Pound in Fragments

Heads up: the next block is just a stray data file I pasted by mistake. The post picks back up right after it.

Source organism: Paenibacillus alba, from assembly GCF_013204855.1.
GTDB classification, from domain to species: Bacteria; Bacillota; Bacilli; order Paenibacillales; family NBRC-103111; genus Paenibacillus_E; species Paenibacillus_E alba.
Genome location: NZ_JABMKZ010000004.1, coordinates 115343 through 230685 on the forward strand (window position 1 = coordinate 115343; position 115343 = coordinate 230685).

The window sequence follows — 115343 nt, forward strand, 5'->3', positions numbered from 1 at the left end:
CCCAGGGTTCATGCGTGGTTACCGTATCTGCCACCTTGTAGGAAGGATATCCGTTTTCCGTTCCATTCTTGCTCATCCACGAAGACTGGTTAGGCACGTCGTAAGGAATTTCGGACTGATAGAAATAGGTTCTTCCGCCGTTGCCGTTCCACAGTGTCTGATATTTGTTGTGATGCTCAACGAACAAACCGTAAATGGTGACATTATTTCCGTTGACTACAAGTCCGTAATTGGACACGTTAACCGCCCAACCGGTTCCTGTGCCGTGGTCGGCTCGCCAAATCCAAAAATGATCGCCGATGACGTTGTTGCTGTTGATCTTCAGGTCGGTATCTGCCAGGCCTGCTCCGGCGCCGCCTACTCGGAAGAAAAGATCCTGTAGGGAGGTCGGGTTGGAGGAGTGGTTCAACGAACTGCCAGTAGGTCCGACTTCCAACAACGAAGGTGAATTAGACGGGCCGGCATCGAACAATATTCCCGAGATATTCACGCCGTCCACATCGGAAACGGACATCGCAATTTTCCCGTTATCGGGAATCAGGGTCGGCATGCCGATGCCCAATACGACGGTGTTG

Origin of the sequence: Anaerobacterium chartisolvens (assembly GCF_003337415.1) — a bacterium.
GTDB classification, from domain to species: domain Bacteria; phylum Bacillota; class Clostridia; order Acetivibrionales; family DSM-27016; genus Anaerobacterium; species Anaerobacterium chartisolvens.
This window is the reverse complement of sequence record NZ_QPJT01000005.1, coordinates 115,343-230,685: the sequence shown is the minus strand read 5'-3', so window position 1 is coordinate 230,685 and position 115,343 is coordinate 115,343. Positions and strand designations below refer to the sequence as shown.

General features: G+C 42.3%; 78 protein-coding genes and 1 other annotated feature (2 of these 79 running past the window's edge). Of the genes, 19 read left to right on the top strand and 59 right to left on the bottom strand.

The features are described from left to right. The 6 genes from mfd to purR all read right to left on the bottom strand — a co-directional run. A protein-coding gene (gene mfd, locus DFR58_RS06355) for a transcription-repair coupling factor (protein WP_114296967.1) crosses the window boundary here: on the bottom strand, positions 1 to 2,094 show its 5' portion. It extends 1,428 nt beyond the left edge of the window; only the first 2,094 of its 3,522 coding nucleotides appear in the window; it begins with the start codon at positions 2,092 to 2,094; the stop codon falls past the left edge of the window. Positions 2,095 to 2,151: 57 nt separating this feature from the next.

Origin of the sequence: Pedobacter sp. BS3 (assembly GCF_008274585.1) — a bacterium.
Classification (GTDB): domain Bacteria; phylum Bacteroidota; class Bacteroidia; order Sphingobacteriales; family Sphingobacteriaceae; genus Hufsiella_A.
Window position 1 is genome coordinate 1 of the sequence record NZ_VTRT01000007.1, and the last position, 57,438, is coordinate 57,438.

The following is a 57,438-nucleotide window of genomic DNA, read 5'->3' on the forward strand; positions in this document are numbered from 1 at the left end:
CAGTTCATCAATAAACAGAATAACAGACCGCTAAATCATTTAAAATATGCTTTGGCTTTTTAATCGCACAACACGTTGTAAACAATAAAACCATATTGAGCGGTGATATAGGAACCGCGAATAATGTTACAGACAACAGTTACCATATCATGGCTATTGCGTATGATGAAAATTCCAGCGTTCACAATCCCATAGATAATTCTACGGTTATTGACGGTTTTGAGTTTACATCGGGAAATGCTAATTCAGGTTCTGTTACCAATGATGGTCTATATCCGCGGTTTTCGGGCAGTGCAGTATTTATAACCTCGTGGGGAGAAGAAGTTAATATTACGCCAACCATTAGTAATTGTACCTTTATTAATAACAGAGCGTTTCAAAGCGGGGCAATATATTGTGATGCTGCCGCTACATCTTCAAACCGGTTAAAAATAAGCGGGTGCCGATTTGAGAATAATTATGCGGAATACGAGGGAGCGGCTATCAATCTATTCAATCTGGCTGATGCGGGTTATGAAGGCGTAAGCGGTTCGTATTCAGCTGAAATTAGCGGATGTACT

Writers & Writing POUND IN FRAGMENTS BY KINGSLEY SHORTER In the preface to his biography of Ezra Pound (The Life of Ezra Pound, Pantheon Books, 472 pp , $10 00), Noel Stock claims to have...